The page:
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Making Friends on the Open Road...

Check with your country's consulate in the city you are visiting. Are they hosting any activities or exhibits that you can attend? If you were a Canadian visiting China this year you could have attended a piano recital or an art exhibit in Beijing that was sponsored by the Canadian government.


Don't be afraid to participate in the banner events of the city. For example: I was in Sydney during Gay Pride Festivities. I'm neither Australian nor gay but that certainly didn't stop me from joining the celebration and marching in Sydney's Gay Pride Parade. It was a real hoot and I met some very charming folks in the process.


Don't have time to volunteer at home? You can 'do good' at your destination and I promise it will 'do good' for you in return. A perfect example is this travel story about a middle-aged guy who volunteers to take care of babies in Thailand. Click here to be inspired.


Take an educational course in the country you are exploring. When I've gone on the road for longer than a month I enroll in at least one week-long class along the way. This insures that, at least, I will have people to interact with for that length of time. Add to it the bonus of learning about my classmates' culture through their eyes. And, if I'm really lucky I might be invited home to meet their family.

Ed. note: If you are invited to someone's home and would like to offer a small gift make sure that your offering is culturally correct.


Don't be afraid to ask questions. If you're at an onsen (hot spring bath) in Japan or hamamm (bath) in Morocco ask the other women in the changing room about proper decorum. Females are generally wonderful communicators. I've started more great conversations by asking for help than one can possibly imagine.


Visit the local university. Academic bulletin boards are a tremendous source of cultural happenings. Program content is eclectic and the participants generally very welcoming.


Find a female-friendly restaurant you like and keep going back. Once the staff gets to know you, they'll look forward to chatting with you, time and time again. Some of my best shopping tips came from a waitress in Munich and for three days in San Francisco my waiter became a dedicated jogging partner.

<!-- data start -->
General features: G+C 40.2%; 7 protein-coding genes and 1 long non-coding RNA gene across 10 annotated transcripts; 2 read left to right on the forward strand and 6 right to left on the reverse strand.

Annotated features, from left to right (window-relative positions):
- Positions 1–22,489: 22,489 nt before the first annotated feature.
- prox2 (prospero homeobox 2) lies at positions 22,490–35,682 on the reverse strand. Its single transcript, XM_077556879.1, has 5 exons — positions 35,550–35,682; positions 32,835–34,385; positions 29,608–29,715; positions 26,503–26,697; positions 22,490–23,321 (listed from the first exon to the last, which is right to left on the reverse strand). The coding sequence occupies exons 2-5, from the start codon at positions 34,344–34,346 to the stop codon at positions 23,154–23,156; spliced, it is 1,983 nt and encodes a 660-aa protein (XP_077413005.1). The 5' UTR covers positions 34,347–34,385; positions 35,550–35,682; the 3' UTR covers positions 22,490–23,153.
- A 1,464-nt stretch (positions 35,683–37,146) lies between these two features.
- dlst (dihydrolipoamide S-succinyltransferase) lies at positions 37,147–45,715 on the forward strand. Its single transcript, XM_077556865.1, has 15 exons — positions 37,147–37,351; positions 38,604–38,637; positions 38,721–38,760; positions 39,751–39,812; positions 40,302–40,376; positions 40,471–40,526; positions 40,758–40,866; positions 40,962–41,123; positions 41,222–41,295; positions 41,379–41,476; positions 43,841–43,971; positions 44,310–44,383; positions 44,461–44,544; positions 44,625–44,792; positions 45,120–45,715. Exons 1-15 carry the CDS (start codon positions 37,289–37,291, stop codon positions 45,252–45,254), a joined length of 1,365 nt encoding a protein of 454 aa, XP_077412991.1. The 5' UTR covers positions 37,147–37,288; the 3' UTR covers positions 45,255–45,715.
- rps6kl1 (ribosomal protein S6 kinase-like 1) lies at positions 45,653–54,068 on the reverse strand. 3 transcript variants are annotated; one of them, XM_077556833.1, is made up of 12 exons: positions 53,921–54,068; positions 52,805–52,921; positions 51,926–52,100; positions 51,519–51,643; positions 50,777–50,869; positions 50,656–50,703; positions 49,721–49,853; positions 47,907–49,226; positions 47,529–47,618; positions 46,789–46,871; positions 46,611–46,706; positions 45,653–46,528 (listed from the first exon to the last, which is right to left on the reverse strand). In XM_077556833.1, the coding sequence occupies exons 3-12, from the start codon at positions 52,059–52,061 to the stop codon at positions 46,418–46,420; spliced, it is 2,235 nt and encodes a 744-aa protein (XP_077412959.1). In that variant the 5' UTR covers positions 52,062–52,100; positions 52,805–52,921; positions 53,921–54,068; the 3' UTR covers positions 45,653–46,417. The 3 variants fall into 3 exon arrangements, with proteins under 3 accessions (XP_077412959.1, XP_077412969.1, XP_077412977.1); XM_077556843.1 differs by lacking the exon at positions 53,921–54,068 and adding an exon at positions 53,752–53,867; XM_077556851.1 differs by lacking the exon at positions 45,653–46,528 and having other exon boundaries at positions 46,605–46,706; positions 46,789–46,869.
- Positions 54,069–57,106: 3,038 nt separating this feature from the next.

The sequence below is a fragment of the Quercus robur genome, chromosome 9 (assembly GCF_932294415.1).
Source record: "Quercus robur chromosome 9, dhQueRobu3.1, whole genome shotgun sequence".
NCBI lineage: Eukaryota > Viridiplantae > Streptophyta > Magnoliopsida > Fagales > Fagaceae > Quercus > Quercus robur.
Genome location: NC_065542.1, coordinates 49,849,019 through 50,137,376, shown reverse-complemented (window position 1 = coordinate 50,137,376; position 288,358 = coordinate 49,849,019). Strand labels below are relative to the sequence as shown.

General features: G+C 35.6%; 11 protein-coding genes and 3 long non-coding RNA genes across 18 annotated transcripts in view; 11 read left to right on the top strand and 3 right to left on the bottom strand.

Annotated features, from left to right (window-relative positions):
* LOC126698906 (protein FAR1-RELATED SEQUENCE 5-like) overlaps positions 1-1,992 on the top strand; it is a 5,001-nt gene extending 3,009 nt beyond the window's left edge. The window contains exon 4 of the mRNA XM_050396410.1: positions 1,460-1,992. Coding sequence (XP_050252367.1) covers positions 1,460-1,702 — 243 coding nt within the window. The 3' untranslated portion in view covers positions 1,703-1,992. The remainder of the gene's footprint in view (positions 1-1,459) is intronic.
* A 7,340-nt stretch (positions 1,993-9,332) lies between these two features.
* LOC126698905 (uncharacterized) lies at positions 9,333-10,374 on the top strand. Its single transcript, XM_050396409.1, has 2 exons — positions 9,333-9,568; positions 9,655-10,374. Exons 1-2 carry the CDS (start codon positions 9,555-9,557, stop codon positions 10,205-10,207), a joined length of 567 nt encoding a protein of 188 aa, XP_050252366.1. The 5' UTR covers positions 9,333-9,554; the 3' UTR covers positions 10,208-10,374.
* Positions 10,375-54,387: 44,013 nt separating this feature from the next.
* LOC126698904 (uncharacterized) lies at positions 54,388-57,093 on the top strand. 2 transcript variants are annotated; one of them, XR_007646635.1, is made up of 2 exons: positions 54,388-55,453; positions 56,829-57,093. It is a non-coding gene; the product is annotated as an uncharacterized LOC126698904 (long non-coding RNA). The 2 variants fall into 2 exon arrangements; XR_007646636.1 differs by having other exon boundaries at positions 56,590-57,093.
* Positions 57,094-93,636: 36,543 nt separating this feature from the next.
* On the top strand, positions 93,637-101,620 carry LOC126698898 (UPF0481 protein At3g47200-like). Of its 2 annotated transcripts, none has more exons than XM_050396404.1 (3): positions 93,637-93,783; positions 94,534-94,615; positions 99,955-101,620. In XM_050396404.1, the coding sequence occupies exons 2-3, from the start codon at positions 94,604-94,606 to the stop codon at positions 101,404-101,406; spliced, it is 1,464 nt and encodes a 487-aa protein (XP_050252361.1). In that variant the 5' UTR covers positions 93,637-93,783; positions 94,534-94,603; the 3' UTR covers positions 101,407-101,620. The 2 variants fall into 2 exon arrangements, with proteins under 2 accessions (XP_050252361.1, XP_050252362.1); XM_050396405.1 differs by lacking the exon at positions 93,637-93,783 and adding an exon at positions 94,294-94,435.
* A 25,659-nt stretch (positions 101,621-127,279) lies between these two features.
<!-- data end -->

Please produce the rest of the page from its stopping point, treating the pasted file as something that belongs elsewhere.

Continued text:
Check the local newspapers for singles' activities in the city. Here's a website with access to major newspapers in the world or simply pick up a 'What's On' community newspaper in the cafes you visit.


Join a walking tour of the city. It's a lively introduction to your new surroundings and you're bound to meet other solo travelers that way. Take the initiative, introduce yourself. Chances are you'll end up doing some sightseeing together.


Finally, when language is a difficulty, invite a local student out to dinner. She picks the restaurant. You both enjoy the local cuisine. She gets the chance to practice her English. You pay the bill. And both of you benefit from the exchange.


Bonus -- Create friendship cards...

Those women travelling for business always have cards with them to hand out to colleagues they meet along the way. This is considered correct procedure and good business technique. But what about JourneyWomen taking part in leisure travel? Surely they will find opportunities when they would like to exchange contact information with new acquaintances (really strangers) they meet while exploring the world. In this case we recommend a more careful approach. Have 'friendship' cards printed listing only your first name, your city and email address. This information is ample for a potential friend and not enough for someone who might use it in anti-social ways.


Eat with locals at your destination

i heart pitaAround the world passionate home cooks create unique and authentic dining experiences served around their communal table. Originated in Tel Aviv, this website platform lists alternative dining experiences with incredibly creative cooks. Eat gourmet and creative meals in the homes of cities you travel to around the world. Expect to be super full, so make sure you wear stretch pants...and expect the alcohol to be flowing. But note: you will need to register for these meals in advance. It is not for the spontaneously inclined. Website:


Bonus -- Women's words on friendship...

You can keep your friends by not giving them away.
(Mary Poole, 1938)

Friendship with oneself is very important; without it
one cannot be friends with anyone else in the world.
(Eleanor Roosevelt, 1944)

Female relationships that work are relationships in which
women help each other belong to themselves.
(Louise Bernikow, 1980)

Constant use has not worn ragged the fabric of
their friendship.
(Dorothy Parker, 1944)

Friendship is an art, and very few persons are born
with a natural gift for it.
(Kathleen Norris, 1931)

Friendships are easy to get out of compared to love affairs,
but they are not easy to get out of compared to, say, jail.
(Fran Lebowitz, 1992)

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